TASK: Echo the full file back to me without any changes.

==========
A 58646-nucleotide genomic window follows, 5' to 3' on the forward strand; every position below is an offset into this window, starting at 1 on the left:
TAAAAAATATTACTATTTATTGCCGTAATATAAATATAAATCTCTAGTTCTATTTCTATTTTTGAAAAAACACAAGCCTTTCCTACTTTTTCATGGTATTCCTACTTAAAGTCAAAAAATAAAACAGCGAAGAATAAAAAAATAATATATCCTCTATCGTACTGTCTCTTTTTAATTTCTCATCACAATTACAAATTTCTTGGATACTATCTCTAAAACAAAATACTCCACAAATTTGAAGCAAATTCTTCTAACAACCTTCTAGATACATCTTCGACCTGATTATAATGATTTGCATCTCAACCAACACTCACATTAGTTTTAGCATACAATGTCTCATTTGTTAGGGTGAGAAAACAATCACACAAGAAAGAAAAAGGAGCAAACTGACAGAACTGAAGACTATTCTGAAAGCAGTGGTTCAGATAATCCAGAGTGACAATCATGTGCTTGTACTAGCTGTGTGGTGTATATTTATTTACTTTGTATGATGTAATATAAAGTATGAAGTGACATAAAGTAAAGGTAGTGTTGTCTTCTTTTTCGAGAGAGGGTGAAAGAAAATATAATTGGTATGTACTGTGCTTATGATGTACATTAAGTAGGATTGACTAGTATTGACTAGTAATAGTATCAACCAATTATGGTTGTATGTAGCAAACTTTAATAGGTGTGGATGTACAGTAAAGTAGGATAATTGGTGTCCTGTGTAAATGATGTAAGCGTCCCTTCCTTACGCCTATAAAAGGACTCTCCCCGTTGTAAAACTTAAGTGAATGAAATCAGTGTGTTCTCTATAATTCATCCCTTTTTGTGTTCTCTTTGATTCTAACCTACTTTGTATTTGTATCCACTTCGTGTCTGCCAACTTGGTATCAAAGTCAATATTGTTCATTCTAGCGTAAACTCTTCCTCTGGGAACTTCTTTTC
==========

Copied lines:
A 58646-nucleotide genomic window follows, 5' to 3' on the forward strand; every position below is an offset into this window, starting at 1 on the left:
TAAAAAATATTACTATTTATTGCCGTAATATAAATATAAATCTCTAGTTCTATTTCTATTTTTGAAAAAACACAAGCCTTTCCTACTTTTTCATGGTATTCCTACTTAAAGTCAAAAAATAAAACAGCGAAGAATAAAAAAATAATATATCCTCTATCGTACTGTCTCTTTTTAATTTCTCATCACAATTACAAATTTCTTGGATACTATCTCTAAAACAAAATACTCCACAAATTTGAAGCAAATTCTTCTAACAACCTTCTAGATACATCTTCGACCTGATTATAATGATTTGCATCTCAACCAACACTCACATTAGTTTTAGCATACAATGTCTCATTTGTTAGGGTGAGAAAACAATCACACAAGAAAGAAAAAGGAGCAAACTGACAGAACTGAAGACTATTCTGAAAGCAGTGGTTCAGATAATCCAGAGTGACAATCATGTGCTTGTACTAGCTGTGTGGTGTATATTTATTTACTTTGTATGATGTAATATAAAGTATGAAGTGACATAAAGTAAAGGTAGTGTTGTCTTCTTTTTCGAGAGAGGGTGAAAGAAAATATAATTGGTATGTACTGTGCTTATGATGTACATTAAGTAGGATTGACTAGTATTGACTAGTAATAGTATCAACCAATTATGGTTGTATGTAGCAAACTTTAATAGGTGTGGATGTACAGTAAAGTAGGATAATTGGTGTCCTGTGTAAATGATGTAAGCGTCCCTTCCTTACGCCTATAAAAGGACTCTCCCCGTTGTAAAACTTAAGTGAATGAAATCAGTGTGTTCTCTATAATTCATCCCTTTTTGTGTTCTCTTTGATTCTAACCTACTTTGTATTTGTATCCACTTCGTGTCTGCCAACTTGGTATCAAAGTCAATATTGTTCATTCTAGCGTAAACTCTTCCTCTGGGAACTTCTTTTC